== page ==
Sunday, August 31, 2014 Elul 5, 5774

Homey, Quick and Plain Delicious

November 22, 2011 By:
Rivka Tal | JE Feature
Posted In 
Comment0
Enlarge Image »

In my 7th grade home economics course (the girls had cooking and sewing; the boys had "shop"), quick breads were the first item on the syllabus.

The theory behind quick breads was that compared with "real" breads -- those risen with yeast -- these used baking powder or baking soda as leavening agents, and hence were "quick." The category included things like muffins, biscuits, waffles and the like.
 
A slice of these "breads" is perfect for an in-between-meal treat. Hot out of the oven, warm, or at room temperature, there's nothing quite like them.
 
Years ago, people would spread them with cream cheese and/or marmalade at upgraded ladies' luncheons. They are equally great with butter, jelly -- or even plain.
 
Banana Bread
(Dairy)
2 eggs
1/3 cup unflavored yogurt
1/2 cup canola oil
1 cup ripe mashed bananas
11/2 cups white sugar
1/2 cup brown sugar
1/2 tsp. vanilla
13/4 cups flour
1 tsp. baking soda
1/2 tsp. salt
 
Preheat oven to 325°. Grease a 9x5x3-inch loaf pan.
Blend eggs, yogurt, oil, vanilla and bananas in mixer on low speed.
Add in sugars and mix until well combined. Add flour, baking soda and salt, and mix until just combined.
Pour into prepared pan and bake for 50 minutes to 1 hour or until a toothpick inserted in the center comes out clean. Cool on a rack, remove from pan and slice.
 
Spiced Apple Bread
(Dairy)
 21/4 cups flour
1 tsp. baking soda
1 tsp. salt
1/2 tsp. nutmeg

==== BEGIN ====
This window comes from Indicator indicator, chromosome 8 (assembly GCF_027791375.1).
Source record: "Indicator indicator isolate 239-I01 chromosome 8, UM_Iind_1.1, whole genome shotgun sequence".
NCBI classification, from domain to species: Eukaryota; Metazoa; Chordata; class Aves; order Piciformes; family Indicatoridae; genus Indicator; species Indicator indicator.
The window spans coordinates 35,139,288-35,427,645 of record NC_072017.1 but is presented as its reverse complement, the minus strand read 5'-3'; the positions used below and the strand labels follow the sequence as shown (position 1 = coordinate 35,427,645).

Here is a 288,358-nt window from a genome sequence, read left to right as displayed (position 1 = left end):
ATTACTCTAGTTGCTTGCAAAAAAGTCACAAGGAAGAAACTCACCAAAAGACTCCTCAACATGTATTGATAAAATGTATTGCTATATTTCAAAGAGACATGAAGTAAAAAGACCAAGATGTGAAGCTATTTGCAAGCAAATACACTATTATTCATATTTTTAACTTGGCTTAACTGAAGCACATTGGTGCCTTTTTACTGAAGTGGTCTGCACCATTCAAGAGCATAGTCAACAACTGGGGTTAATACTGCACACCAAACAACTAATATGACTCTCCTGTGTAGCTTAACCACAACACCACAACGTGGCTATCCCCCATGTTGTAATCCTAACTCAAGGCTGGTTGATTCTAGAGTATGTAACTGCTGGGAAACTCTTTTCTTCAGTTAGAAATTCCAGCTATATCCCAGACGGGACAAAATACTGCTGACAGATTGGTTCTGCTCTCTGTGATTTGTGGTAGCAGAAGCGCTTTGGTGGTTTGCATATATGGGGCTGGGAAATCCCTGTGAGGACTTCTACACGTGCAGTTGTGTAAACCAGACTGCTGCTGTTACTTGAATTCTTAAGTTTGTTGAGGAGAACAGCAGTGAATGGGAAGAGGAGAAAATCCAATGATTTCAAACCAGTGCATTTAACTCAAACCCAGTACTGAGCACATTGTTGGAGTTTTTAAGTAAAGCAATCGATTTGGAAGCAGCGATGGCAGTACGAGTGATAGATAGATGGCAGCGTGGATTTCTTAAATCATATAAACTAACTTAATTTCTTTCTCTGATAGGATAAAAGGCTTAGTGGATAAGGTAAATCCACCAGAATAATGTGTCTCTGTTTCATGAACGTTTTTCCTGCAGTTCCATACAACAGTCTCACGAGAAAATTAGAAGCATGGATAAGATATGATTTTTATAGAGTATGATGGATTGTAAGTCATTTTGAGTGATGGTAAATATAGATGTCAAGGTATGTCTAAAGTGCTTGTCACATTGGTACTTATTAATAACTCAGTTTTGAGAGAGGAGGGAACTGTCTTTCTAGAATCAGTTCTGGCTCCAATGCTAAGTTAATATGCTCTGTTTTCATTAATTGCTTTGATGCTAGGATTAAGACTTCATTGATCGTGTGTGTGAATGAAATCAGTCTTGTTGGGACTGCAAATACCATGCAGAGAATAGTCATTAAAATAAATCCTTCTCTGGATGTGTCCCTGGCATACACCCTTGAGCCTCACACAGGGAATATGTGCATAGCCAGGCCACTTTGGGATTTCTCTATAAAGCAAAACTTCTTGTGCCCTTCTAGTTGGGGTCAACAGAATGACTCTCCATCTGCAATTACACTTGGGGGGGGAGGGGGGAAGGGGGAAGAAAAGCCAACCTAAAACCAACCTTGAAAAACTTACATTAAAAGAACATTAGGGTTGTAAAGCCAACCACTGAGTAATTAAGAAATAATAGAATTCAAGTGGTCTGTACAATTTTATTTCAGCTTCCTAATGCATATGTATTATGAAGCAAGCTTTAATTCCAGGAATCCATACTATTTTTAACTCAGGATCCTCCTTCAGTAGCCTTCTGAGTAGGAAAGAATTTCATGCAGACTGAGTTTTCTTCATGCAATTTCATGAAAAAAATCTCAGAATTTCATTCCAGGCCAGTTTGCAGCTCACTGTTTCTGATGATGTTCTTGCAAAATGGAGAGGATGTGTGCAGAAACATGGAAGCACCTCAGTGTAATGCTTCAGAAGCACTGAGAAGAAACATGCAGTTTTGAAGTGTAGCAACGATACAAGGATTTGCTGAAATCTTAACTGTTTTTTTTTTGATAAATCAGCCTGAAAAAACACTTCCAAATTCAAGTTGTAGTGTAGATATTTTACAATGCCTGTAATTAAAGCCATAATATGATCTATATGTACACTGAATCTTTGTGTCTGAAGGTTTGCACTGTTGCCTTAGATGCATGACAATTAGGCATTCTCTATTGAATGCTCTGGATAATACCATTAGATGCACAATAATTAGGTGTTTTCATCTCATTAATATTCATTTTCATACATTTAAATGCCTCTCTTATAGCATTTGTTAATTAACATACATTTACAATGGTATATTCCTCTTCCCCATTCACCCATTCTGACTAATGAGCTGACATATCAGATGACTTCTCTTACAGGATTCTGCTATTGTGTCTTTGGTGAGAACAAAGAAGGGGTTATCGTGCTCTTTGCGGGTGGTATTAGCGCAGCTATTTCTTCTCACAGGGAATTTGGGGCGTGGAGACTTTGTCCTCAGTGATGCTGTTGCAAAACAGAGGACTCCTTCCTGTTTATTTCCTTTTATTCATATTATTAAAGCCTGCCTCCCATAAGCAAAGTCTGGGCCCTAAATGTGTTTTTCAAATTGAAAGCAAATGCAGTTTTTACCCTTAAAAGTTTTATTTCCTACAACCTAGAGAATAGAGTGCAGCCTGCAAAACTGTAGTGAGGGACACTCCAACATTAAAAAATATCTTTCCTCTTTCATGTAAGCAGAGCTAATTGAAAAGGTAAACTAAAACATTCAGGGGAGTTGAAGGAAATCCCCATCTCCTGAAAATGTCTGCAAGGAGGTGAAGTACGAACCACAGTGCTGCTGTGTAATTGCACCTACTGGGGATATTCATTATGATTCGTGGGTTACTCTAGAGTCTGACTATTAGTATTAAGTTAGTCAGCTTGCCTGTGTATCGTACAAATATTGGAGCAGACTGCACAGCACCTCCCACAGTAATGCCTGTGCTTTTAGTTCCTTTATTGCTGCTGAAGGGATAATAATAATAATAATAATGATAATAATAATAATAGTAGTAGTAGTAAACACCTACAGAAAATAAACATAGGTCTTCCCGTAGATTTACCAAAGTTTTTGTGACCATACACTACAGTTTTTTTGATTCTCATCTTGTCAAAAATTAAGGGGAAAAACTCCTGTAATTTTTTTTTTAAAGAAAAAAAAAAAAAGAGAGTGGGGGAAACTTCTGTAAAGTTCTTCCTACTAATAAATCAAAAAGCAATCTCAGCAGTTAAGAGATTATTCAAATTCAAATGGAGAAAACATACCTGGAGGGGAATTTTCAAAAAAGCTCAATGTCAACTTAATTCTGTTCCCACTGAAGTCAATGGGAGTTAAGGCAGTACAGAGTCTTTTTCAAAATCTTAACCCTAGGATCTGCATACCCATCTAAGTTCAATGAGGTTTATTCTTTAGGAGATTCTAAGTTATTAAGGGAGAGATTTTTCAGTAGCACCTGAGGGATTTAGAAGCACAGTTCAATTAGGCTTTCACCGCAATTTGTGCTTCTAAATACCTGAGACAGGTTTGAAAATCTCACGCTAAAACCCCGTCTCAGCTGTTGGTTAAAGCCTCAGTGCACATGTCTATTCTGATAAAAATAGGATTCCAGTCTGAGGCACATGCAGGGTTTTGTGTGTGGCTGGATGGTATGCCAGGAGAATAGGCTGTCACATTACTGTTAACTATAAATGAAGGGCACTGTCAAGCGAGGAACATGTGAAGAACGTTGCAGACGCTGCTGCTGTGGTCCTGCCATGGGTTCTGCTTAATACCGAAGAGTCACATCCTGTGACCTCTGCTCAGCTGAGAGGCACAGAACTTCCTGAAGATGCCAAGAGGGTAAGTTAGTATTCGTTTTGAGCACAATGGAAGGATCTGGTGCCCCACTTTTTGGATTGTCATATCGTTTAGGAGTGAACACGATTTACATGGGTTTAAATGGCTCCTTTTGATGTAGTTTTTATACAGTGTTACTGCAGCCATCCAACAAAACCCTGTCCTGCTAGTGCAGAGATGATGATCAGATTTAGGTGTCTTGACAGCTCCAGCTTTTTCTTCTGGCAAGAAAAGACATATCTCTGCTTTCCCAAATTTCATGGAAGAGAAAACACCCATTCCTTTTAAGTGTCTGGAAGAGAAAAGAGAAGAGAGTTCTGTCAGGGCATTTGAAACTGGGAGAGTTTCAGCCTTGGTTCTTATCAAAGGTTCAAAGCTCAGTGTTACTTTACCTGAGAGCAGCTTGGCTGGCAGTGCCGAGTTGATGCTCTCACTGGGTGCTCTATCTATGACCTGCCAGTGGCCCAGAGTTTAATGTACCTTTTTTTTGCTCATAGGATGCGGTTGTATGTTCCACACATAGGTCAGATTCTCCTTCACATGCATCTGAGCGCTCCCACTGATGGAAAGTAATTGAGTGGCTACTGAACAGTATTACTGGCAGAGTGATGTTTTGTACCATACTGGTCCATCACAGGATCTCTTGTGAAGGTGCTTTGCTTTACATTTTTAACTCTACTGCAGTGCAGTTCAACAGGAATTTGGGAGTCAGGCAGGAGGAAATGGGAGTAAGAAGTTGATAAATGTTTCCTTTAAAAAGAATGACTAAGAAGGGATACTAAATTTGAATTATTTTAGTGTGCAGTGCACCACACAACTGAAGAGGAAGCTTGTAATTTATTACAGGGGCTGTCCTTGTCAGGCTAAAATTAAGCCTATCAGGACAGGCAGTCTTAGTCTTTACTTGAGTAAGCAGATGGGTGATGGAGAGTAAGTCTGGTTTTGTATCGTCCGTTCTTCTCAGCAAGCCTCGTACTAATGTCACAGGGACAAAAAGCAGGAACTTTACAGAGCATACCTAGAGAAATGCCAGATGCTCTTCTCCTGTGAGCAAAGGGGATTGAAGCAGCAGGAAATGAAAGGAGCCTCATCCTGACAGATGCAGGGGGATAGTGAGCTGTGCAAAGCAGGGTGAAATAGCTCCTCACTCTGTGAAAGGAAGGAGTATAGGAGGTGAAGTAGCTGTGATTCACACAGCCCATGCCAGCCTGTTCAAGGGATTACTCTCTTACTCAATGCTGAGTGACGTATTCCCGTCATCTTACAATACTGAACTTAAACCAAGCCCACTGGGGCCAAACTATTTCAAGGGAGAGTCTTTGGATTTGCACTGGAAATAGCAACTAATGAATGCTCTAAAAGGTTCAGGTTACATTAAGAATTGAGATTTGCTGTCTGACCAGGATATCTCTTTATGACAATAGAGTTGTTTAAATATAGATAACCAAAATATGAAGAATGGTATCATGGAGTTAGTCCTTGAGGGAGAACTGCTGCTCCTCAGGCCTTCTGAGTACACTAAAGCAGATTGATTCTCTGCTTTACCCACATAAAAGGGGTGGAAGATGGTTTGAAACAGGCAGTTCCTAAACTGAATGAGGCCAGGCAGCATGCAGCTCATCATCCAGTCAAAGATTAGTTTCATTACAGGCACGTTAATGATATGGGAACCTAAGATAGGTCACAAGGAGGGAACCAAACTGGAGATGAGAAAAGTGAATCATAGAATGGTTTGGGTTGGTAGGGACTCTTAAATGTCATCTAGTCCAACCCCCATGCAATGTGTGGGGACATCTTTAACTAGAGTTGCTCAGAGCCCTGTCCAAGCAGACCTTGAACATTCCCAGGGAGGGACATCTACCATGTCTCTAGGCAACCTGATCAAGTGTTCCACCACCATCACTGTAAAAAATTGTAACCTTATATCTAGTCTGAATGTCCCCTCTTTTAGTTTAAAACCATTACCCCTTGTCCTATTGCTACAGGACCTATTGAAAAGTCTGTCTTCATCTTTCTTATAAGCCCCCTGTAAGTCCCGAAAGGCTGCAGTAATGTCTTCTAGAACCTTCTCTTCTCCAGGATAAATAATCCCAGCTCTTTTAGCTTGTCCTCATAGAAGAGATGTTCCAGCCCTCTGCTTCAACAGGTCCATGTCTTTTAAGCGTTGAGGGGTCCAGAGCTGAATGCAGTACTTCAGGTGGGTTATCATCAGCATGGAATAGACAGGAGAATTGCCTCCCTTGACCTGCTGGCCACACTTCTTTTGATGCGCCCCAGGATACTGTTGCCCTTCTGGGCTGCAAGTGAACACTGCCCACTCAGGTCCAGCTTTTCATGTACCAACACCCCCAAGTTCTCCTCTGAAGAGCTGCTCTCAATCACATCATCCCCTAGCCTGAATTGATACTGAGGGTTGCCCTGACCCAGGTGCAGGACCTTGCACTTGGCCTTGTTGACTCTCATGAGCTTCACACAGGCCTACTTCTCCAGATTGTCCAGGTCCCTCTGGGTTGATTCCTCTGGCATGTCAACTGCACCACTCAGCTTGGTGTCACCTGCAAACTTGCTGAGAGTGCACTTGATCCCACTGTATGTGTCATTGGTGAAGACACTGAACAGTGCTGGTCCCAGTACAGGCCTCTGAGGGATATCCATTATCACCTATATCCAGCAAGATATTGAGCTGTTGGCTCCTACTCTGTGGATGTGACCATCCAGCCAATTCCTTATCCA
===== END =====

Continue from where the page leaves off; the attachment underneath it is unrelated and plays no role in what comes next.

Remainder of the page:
1 tsp. cinnamon
1/4 tsp. cloves
1/2 cup margarine, softened
3/4 cup light brown sugar
2 eggs
1 tsp. vanilla
1 cup grated raw apples
1/2 cup buttermilk or unflavored yogurt
3/4 cup chopped pecans
 
Preheat oven to 350°. Grease a 9x5x3-inch loaf pan.
Combine flour, baking soda, salt and spices. Set aside.
Cream margarine and brown sugar and beat in eggs. Stir in vanilla. Add dry ingredients, alternately with the grated apple and buttermilk, to the margarine mixture. Stir in nuts.
Bake for about 1 hour. Cool on a rack and slice.
 
Date-Nut Loaf
(Dairy or Parve)
3/4 cup brown sugar
2 Tbsps. soft margarine
1 egg
11/2 cups milk or milk substitute
3 cups sifted flour
31/2 tsps. baking powder
1 tsp. salt
3/4 cup chopped walnuts
3/4 cup chopped dates
 
Preheat oven to 350°. Grease a 9x5x3-inch loaf pan.
Cream sugar and margarine. Mix in egg. Add milk and mix again. Stir flour, baking powder and salt into creamed mixture. Stir in walnuts and dates.
Let stand 20 minutes before baking.
Preheat oven to 350°. Grease a 9x5x3-inch loaf pan.
Bake until a toothpick inserted into the center comes out clean, about 60 to 70 minutes.
 
Irish Soda Bread
(Dairy)
2 Tbsps. and 3 cups flour, sifted
1 Tbsp. baking powder
1 tsp. baking soda
1 tsp. salt
11/4 cups buttermilk
 
Preheat oven to 400°. Sprinkle a lightly-greased, large baking sheet with 2 tablespoons sifted flour.
Sift remaining flour into a large bowl. Add baking powder, baking soda and salt. Mix well. Stir in buttermilk and combine thoroughly.
Knead the dough on a lightly floured board (or even in the same bowl) for about one minute, or until the dough becomes smooth.
Form into a ball and transfer to the prepared baking sheet. Flatten dough into an 8-inch diameter circle. Slash across top in both directions a few times.
Bake until bread turns brown and sounds hollow when bottom is tapped (about 40 minutes). Wrap in a kitchen towel until ready to serve.
 
Rivka Tal is a former Minnesotan who has lived in Jerusalem for the past 45 years. She is a food writer and translator. Email her at: talriv@gmail.com.
 

Comments on this Article

Advertisement